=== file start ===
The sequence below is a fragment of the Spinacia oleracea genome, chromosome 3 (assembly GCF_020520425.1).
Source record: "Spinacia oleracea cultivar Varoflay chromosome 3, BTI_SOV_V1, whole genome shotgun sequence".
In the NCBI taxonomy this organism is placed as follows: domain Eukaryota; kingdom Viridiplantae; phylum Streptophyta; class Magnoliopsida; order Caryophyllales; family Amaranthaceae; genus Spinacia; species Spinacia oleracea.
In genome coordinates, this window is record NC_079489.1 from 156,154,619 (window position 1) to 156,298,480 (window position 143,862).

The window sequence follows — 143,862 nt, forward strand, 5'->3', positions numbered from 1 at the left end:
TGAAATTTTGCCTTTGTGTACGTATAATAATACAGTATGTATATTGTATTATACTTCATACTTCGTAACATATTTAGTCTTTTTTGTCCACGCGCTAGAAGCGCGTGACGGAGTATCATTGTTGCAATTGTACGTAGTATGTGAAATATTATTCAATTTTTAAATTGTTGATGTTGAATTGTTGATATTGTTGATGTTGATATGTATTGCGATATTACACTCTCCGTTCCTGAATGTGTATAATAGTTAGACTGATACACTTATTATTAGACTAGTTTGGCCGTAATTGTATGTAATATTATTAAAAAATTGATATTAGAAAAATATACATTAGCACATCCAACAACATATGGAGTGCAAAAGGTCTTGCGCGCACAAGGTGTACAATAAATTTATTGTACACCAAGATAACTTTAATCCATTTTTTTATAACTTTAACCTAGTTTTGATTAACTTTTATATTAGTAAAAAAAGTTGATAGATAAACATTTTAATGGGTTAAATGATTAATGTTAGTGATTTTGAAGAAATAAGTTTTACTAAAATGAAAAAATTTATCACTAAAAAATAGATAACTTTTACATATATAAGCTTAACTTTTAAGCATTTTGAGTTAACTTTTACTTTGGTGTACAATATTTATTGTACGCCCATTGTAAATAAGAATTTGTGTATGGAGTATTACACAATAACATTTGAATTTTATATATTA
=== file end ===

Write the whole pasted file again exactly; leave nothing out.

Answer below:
The sequence below is a fragment of the Spinacia oleracea genome, chromosome 3 (assembly GCF_020520425.1).
Source record: "Spinacia oleracea cultivar Varoflay chromosome 3, BTI_SOV_V1, whole genome shotgun sequence".
In the NCBI taxonomy this organism is placed as follows: domain Eukaryota; kingdom Viridiplantae; phylum Streptophyta; class Magnoliopsida; order Caryophyllales; family Amaranthaceae; genus Spinacia; species Spinacia oleracea.
In genome coordinates, this window is record NC_079489.1 from 156,154,619 (window position 1) to 156,298,480 (window position 143,862).

The window sequence follows — 143,862 nt, forward strand, 5'->3', positions numbered from 1 at the left end:
TGAAATTTTGCCTTTGTGTACGTATAATAATACAGTATGTATATTGTATTATACTTCATACTTCGTAACATATTTAGTCTTTTTTGTCCACGCGCTAGAAGCGCGTGACGGAGTATCATTGTTGCAATTGTACGTAGTATGTGAAATATTATTCAATTTTTAAATTGTTGATGTTGAATTGTTGATATTGTTGATGTTGATATGTATTGCGATATTACACTCTCCGTTCCTGAATGTGTATAATAGTTAGACTGATACACTTATTATTAGACTAGTTTGGCCGTAATTGTATGTAATATTATTAAAAAATTGATATTAGAAAAATATACATTAGCACATCCAACAACATATGGAGTGCAAAAGGTCTTGCGCGCACAAGGTGTACAATAAATTTATTGTACACCAAGATAACTTTAATCCATTTTTTTATAACTTTAACCTAGTTTTGATTAACTTTTATATTAGTAAAAAAAGTTGATAGATAAACATTTTAATGGGTTAAATGATTAATGTTAGTGATTTTGAAGAAATAAGTTTTACTAAAATGAAAAAATTTATCACTAAAAAATAGATAACTTTTACATATATAAGCTTAACTTTTAAGCATTTTGAGTTAACTTTTACTTTGGTGTACAATATTTATTGTACGCCCATTGTAAATAAGAATTTGTGTATGGAGTATTACACAATAACATTTGAATTTTATATATTA